They don’t call it make up artistry for nothing! Application is a skill and to truly nail it, an artist needs the best tools. There’s absolutely no denying a good brush can completely transform how you foundation performs. My latest love nails the tricky hard to reach in seconds and achieves a flawless, even base.
Sigma F88 Flat Angled Kabuki Brush £17 is a super densely packed, flat topped, angled kabuki brush made from super soft synthetic fibres. It’s designed for cream and liquid foundation application, and thanks to the angled design, also doubles up as an expert contouring brush.
It has a large surface area that works the whole face in seconds. The flat area covers the flat panes of the face effortlessly, whilst the curved, slanted edges fit the hard to reach fiddly areas around the nose and under the eyes seamlessly. It completely saves me from having to go back in with a smaller brush. The bristles are very soft, very smooth and a pleasure to sweep around my face. I’ve been using it with liquid foundations – Chanel Vitalumiere and bareMienrals bareSkin. I find the best way is to stipple the product using the flat area around the face where I need the most coverage, then using circular/sweeping movements, blend the product out. I’ll then tilt it round to the angled edges to navigate around the nose area, around the brows and to get right up under my eye area. This brush helps to achieve a fuller coverage without looking cakey and a leaves behind nothing but a flawless, airbrushed finish.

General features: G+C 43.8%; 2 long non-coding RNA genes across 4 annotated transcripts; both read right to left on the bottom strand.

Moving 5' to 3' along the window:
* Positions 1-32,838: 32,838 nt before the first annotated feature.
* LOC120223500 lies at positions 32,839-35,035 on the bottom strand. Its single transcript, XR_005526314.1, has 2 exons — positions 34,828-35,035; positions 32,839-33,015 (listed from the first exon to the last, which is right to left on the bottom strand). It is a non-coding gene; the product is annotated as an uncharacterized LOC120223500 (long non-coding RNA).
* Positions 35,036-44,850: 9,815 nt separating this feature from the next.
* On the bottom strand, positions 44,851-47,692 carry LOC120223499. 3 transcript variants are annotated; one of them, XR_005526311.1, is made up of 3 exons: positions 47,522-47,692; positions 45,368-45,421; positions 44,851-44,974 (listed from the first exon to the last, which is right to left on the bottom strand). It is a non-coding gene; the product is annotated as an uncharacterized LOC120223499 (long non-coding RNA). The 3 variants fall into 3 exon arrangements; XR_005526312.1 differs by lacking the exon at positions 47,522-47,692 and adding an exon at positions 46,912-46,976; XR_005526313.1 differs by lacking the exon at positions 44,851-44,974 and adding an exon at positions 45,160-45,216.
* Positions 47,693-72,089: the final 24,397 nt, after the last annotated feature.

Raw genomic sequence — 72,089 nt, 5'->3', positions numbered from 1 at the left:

The F88 aint “thirsty” either. It’s always a worry with densely packed kabuki brushes that they’ll drink up most of the product, but this one doesn’t. It’s something to do with special Sigmax fibres that don’t absorb the product. This is my first Sigma brush – I’ve admired them from afar for years but availability in the UK has been patchy. The quality really shines though – from the softness of the bristles, the comfort of the handle, even the embossed logo on the neck. They’re far from the priciest brushes around – nowhere near the dizzy heights of Charlotte Tilbury or Tom Ford, but they perform like one.